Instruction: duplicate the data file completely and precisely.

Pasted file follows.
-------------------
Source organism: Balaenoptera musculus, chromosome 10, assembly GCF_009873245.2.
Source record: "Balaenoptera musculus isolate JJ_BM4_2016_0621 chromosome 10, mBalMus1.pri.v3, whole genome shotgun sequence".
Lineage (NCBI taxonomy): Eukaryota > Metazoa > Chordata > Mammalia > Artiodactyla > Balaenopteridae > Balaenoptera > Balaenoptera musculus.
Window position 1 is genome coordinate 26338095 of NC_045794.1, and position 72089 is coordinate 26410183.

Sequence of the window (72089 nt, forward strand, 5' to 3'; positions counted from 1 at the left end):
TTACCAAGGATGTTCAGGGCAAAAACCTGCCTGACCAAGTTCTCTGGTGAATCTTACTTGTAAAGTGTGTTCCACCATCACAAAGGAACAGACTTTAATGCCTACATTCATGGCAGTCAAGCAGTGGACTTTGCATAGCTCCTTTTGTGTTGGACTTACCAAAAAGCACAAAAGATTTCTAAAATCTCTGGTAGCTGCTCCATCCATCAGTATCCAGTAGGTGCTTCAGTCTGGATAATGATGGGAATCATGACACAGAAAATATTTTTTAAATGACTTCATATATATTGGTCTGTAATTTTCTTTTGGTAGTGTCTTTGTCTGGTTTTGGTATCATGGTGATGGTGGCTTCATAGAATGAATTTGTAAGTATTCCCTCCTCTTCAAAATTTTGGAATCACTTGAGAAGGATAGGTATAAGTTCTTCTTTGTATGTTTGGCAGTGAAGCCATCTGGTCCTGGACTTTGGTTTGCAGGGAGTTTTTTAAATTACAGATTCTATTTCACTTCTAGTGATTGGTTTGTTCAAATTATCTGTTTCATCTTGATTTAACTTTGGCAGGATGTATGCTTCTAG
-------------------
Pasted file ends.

Source organism: Balaenoptera musculus, chromosome 10, assembly GCF_009873245.2.
Source record: "Balaenoptera musculus isolate JJ_BM4_2016_0621 chromosome 10, mBalMus1.pri.v3, whole genome shotgun sequence".
Lineage (NCBI taxonomy): Eukaryota > Metazoa > Chordata > Mammalia > Artiodactyla > Balaenopteridae > Balaenoptera > Balaenoptera musculus.
Window position 1 is genome coordinate 26338095 of NC_045794.1, and position 72089 is coordinate 26410183.

Sequence of the window (72089 nt, forward strand, 5' to 3'; positions counted from 1 at the left end):
TTACCAAGGATGTTCAGGGCAAAAACCTGCCTGACCAAGTTCTCTGGTGAATCTTACTTGTAAAGTGTGTTCCACCATCACAAAGGAACAGACTTTAATGCCTACATTCATGGCAGTCAAGCAGTGGACTTTGCATAGCTCCTTTTGTGTTGGACTTACCAAAAAGCACAAAAGATTTCTAAAATCTCTGGTAGCTGCTCCATCCATCAGTATCCAGTAGGTGCTTCAGTCTGGATAATGATGGGAATCATGACACAGAAAATATTTTTTAAATGACTTCATATATATTGGTCTGTAATTTTCTTTTGGTAGTGTCTTTGTCTGGTTTTGGTATCATGGTGATGGTGGCTTCATAGAATGAATTTGTAAGTATTCCCTCCTCTTCAAAATTTTGGAATCACTTGAGAAGGATAGGTATAAGTTCTTCTTTGTATGTTTGGCAGTGAAGCCATCTGGTCCTGGACTTTGGTTTGCAGGGAGTTTTTTAAATTACAGATTCTATTTCACTTCTAGTGATTGGTTTGTTCAAATTATCTGTTTCATCTTGATTTAACTTTGGCAGGATGTATGCTTCTAG